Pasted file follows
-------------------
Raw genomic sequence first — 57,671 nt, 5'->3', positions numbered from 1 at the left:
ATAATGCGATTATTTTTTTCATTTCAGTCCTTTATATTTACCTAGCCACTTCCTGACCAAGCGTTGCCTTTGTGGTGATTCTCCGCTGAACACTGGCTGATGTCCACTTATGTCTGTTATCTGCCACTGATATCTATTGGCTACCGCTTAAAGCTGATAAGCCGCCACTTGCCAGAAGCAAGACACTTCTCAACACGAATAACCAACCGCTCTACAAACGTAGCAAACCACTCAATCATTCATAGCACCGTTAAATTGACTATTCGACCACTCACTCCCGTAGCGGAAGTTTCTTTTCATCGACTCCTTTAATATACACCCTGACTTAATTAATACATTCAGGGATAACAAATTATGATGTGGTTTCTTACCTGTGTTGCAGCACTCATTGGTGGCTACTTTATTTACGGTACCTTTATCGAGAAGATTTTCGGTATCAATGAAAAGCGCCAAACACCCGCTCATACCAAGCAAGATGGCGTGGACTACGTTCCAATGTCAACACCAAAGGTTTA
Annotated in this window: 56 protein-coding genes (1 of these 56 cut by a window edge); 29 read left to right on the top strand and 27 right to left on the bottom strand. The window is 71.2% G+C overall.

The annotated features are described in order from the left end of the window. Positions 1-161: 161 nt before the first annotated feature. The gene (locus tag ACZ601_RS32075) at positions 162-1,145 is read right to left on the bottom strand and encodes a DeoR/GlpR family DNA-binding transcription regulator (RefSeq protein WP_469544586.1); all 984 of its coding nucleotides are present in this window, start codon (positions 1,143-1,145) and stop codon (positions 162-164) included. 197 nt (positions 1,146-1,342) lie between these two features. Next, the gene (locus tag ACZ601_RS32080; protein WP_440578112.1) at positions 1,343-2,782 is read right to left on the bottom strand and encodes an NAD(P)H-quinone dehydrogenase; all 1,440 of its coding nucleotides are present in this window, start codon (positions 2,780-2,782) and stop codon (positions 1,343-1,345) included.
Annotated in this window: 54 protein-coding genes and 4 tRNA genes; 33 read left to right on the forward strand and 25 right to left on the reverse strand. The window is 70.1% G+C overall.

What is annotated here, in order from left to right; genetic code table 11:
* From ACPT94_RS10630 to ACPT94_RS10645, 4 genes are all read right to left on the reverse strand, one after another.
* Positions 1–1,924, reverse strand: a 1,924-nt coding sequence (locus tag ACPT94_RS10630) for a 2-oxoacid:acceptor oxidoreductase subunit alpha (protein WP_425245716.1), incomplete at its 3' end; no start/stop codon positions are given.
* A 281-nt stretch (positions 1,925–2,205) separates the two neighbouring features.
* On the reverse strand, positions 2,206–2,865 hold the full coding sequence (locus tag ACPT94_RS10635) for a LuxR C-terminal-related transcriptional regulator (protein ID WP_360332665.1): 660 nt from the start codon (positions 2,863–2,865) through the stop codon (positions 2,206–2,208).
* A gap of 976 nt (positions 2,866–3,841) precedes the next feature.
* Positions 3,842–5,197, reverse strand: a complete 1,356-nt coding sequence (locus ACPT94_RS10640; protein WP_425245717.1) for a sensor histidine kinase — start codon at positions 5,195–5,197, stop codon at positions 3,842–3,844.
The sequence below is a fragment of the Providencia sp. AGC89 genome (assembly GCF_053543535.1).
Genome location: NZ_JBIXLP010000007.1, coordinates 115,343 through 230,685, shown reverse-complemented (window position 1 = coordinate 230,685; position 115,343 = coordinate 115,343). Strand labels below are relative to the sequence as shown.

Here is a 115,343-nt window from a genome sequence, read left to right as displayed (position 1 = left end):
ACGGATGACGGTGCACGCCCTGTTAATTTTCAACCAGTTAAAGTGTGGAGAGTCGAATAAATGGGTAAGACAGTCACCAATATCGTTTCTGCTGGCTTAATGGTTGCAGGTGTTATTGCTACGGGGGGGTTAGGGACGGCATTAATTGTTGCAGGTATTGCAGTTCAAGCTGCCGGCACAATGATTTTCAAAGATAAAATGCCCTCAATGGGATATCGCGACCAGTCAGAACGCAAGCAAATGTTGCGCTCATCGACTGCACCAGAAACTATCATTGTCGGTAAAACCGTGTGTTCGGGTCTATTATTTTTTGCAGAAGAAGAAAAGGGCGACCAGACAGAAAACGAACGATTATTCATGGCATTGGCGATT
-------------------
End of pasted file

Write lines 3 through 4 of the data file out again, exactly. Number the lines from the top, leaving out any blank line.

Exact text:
Annotated in this window: 56 protein-coding genes (1 of these 56 cut by a window edge); 29 read left to right on the top strand and 27 right to left on the bottom strand. The window is 71.2% G+C overall.

The annotated features are described in order from the left end of the window. Positions 1-161: 161 nt before the first annotated feature. The gene (locus tag ACZ601_RS32075) at positions 162-1,145 is read right to left on the bottom strand and encodes a DeoR/GlpR family DNA-binding transcription regulator (RefSeq protein WP_469544586.1); all 984 of its coding nucleotides are present in this window, start codon (positions 1,143-1,145) and stop codon (positions 162-164) included. 197 nt (positions 1,146-1,342) lie between these two features. Next, the gene (locus tag ACZ601_RS32080; protein WP_440578112.1) at positions 1,343-2,782 is read right to left on the bottom strand and encodes an NAD(P)H-quinone dehydrogenase; all 1,440 of its coding nucleotides are present in this window, start codon (positions 2,780-2,782) and stop codon (positions 1,343-1,345) included.